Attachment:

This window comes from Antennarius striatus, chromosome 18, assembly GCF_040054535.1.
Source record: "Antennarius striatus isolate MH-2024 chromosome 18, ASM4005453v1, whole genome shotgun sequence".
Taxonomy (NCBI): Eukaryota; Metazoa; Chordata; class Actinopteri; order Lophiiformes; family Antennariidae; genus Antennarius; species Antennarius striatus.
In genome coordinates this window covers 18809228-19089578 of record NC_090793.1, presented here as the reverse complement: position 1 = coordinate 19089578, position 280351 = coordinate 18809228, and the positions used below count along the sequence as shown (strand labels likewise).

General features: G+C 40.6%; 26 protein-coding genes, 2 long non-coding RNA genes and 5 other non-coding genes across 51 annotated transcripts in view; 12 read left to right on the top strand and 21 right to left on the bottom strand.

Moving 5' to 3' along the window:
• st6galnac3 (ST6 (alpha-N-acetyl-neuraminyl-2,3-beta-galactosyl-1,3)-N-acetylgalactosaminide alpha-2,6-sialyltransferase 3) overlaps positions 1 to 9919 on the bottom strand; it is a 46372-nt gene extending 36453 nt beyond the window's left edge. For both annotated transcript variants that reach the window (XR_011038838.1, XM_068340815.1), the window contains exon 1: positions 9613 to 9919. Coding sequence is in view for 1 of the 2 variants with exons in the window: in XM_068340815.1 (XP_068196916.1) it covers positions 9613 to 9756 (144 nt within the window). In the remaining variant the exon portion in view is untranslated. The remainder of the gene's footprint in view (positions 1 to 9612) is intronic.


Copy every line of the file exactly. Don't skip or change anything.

This window comes from Antennarius striatus, chromosome 18, assembly GCF_040054535.1.
Source record: "Antennarius striatus isolate MH-2024 chromosome 18, ASM4005453v1, whole genome shotgun sequence".
Taxonomy (NCBI): Eukaryota; Metazoa; Chordata; class Actinopteri; order Lophiiformes; family Antennariidae; genus Antennarius; species Antennarius striatus.
In genome coordinates this window covers 18809228-19089578 of record NC_090793.1, presented here as the reverse complement: position 1 = coordinate 19089578, position 280351 = coordinate 18809228, and the positions used below count along the sequence as shown (strand labels likewise).

General features: G+C 40.6%; 26 protein-coding genes, 2 long non-coding RNA genes and 5 other non-coding genes across 51 annotated transcripts in view; 12 read left to right on the top strand and 21 right to left on the bottom strand.

Moving 5' to 3' along the window:
• st6galnac3 (ST6 (alpha-N-acetyl-neuraminyl-2,3-beta-galactosyl-1,3)-N-acetylgalactosaminide alpha-2,6-sialyltransferase 3) overlaps positions 1 to 9919 on the bottom strand; it is a 46372-nt gene extending 36453 nt beyond the window's left edge. For both annotated transcript variants that reach the window (XR_011038838.1, XM_068340815.1), the window contains exon 1: positions 9613 to 9919. Coding sequence is in view for 1 of the 2 variants with exons in the window: in XM_068340815.1 (XP_068196916.1) it covers positions 9613 to 9756 (144 nt within the window). In the remaining variant the exon portion in view is untranslated. The remainder of the gene's footprint in view (positions 1 to 9612) is intronic.